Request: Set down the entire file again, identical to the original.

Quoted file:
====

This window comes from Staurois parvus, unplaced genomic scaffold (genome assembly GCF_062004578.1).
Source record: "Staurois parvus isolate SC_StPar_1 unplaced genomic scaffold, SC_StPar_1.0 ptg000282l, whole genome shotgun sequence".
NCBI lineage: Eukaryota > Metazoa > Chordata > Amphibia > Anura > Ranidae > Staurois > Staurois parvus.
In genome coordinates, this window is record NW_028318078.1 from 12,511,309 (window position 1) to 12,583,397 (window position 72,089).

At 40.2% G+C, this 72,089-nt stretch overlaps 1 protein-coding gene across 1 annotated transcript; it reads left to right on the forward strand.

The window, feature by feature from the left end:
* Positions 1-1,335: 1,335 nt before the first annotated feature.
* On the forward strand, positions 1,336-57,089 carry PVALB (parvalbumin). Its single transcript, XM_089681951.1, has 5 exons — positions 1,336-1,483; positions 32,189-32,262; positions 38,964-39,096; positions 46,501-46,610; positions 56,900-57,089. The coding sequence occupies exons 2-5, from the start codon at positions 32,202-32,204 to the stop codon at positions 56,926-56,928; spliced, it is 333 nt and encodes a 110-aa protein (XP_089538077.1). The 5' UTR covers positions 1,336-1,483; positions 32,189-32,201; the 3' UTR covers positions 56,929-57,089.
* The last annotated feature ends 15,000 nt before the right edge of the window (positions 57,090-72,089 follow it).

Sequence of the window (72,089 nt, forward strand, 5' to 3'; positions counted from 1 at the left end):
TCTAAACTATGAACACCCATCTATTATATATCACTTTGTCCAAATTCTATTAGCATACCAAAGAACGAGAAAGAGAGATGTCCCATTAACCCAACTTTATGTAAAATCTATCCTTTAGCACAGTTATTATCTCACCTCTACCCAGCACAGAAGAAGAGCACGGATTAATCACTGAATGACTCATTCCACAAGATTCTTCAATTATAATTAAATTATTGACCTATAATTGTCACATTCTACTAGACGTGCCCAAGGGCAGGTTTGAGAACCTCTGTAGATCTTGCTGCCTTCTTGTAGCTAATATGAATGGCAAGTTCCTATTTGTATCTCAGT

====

This window comes from Staurois parvus, unplaced genomic scaffold (genome assembly GCF_062004578.1).
Source record: "Staurois parvus isolate SC_StPar_1 unplaced genomic scaffold, SC_StPar_1.0 ptg000282l, whole genome shotgun sequence".
NCBI lineage: Eukaryota > Metazoa > Chordata > Amphibia > Anura > Ranidae > Staurois > Staurois parvus.
In genome coordinates, this window is record NW_028318078.1 from 12,511,309 (window position 1) to 12,583,397 (window position 72,089).

At 40.2% G+C, this 72,089-nt stretch overlaps 1 protein-coding gene across 1 annotated transcript; it reads left to right on the forward strand.

The window, feature by feature from the left end:
* Positions 1-1,335: 1,335 nt before the first annotated feature.
* On the forward strand, positions 1,336-57,089 carry PVALB (parvalbumin). Its single transcript, XM_089681951.1, has 5 exons — positions 1,336-1,483; positions 32,189-32,262; positions 38,964-39,096; positions 46,501-46,610; positions 56,900-57,089. The coding sequence occupies exons 2-5, from the start codon at positions 32,202-32,204 to the stop codon at positions 56,926-56,928; spliced, it is 333 nt and encodes a 110-aa protein (XP_089538077.1). The 5' UTR covers positions 1,336-1,483; positions 32,189-32,201; the 3' UTR covers positions 56,929-57,089.
* The last annotated feature ends 15,000 nt before the right edge of the window (positions 57,090-72,089 follow it).

Sequence of the window (72,089 nt, forward strand, 5' to 3'; positions counted from 1 at the left end):
TCTAAACTATGAACACCCATCTATTATATATCACTTTGTCCAAATTCTATTAGCATACCAAAGAACGAGAAAGAGAGATGTCCCATTAACCCAACTTTATGTAAAATCTATCCTTTAGCACAGTTATTATCTCACCTCTACCCAGCACAGAAGAAGAGCACGGATTAATCACTGAATGACTCATTCCACAAGATTCTTCAATTATAATTAAATTATTGACCTATAATTGTCACATTCTACTAGACGTGCCCAAGGGCAGGTTTGAGAACCTCTGTAGATCTTGCTGCCTTCTTGTAGCTAATATGAATGGCAAGTTCCTATTTGTATCTCAGT